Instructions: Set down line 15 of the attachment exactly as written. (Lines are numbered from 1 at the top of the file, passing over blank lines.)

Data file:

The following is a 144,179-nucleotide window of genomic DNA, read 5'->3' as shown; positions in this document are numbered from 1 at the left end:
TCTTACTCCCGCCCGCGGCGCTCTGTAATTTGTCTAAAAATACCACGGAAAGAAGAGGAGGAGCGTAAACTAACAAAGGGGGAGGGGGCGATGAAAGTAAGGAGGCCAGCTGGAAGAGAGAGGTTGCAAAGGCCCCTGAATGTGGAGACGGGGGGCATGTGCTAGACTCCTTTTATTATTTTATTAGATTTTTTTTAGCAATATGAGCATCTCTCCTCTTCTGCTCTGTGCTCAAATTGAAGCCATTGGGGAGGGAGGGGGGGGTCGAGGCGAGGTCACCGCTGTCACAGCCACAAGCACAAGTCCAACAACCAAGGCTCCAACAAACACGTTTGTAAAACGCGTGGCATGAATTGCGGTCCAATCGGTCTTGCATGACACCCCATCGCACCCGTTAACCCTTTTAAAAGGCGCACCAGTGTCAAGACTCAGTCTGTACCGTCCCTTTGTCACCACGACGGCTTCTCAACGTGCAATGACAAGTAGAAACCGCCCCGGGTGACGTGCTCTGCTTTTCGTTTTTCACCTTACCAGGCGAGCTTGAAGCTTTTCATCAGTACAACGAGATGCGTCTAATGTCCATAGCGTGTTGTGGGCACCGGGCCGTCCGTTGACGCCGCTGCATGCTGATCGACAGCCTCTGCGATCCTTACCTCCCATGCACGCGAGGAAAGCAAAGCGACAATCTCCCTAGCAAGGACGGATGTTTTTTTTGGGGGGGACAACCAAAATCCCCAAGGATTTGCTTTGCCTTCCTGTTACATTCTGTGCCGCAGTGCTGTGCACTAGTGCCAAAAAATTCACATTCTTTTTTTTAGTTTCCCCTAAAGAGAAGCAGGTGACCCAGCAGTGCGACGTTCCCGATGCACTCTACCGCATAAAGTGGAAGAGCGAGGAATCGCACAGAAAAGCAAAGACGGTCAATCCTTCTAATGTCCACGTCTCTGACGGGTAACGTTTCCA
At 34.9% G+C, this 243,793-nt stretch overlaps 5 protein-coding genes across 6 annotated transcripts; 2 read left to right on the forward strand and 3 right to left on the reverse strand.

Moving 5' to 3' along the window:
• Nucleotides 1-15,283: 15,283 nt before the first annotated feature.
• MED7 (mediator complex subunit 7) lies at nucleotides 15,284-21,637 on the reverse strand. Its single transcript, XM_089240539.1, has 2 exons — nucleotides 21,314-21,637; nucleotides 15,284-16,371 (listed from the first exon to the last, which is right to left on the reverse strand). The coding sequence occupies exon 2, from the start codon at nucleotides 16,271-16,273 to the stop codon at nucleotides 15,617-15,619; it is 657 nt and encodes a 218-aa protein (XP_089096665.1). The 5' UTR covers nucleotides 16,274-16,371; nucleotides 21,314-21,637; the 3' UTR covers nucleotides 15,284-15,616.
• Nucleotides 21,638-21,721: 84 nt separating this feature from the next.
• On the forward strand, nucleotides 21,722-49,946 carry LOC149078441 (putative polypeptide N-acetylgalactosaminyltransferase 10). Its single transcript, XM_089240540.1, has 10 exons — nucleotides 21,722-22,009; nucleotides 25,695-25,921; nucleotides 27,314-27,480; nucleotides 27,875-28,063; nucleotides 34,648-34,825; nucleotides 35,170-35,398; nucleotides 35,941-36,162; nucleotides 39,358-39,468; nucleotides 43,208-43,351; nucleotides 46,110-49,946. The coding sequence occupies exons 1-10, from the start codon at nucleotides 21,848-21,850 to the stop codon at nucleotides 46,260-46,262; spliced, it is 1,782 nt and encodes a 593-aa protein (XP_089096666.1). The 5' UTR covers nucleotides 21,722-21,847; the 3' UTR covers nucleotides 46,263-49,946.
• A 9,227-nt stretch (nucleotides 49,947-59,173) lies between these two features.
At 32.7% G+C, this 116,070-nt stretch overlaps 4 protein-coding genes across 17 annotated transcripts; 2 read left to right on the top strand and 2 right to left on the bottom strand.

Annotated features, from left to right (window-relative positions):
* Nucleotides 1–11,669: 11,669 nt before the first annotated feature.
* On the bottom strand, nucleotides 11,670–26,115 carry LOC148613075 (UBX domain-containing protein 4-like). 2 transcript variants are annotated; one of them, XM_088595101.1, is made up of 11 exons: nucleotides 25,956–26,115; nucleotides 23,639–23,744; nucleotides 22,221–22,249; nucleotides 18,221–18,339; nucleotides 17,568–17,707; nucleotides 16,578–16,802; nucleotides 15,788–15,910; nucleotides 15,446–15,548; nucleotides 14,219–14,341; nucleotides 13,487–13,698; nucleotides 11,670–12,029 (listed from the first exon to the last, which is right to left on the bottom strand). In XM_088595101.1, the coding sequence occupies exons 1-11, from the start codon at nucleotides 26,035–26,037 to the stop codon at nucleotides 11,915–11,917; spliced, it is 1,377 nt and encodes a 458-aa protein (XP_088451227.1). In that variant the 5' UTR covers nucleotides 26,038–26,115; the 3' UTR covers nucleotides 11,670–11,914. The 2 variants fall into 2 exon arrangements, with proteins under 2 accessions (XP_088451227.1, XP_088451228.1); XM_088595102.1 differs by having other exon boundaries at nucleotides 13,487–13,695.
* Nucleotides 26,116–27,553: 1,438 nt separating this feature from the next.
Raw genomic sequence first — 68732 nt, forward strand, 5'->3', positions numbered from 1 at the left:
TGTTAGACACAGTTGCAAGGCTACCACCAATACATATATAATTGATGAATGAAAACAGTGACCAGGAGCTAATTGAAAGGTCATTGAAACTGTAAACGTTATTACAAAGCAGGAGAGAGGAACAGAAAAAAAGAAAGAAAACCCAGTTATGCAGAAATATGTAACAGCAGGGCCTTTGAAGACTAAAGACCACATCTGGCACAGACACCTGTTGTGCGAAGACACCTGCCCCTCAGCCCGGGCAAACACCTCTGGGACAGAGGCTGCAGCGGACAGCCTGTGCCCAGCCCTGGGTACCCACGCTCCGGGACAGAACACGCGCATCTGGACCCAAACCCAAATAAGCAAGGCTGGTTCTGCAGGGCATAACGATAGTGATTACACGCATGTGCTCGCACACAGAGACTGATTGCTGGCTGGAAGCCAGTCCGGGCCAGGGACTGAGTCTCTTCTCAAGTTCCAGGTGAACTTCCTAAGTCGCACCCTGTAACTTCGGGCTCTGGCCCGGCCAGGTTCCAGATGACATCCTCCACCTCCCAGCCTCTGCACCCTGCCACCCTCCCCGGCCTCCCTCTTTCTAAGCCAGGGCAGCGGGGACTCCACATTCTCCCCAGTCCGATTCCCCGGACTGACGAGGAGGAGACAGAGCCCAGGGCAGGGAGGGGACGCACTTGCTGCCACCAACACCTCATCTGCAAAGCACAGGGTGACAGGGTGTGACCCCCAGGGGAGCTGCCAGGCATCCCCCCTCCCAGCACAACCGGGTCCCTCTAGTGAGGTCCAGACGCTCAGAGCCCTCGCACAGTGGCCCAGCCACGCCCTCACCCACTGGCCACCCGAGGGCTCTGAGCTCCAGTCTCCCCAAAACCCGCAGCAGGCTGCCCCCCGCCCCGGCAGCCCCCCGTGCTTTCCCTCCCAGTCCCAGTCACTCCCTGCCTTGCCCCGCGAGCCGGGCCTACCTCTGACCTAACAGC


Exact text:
Raw genomic sequence first — 68732 nt, forward strand, 5'->3', positions numbered from 1 at the left: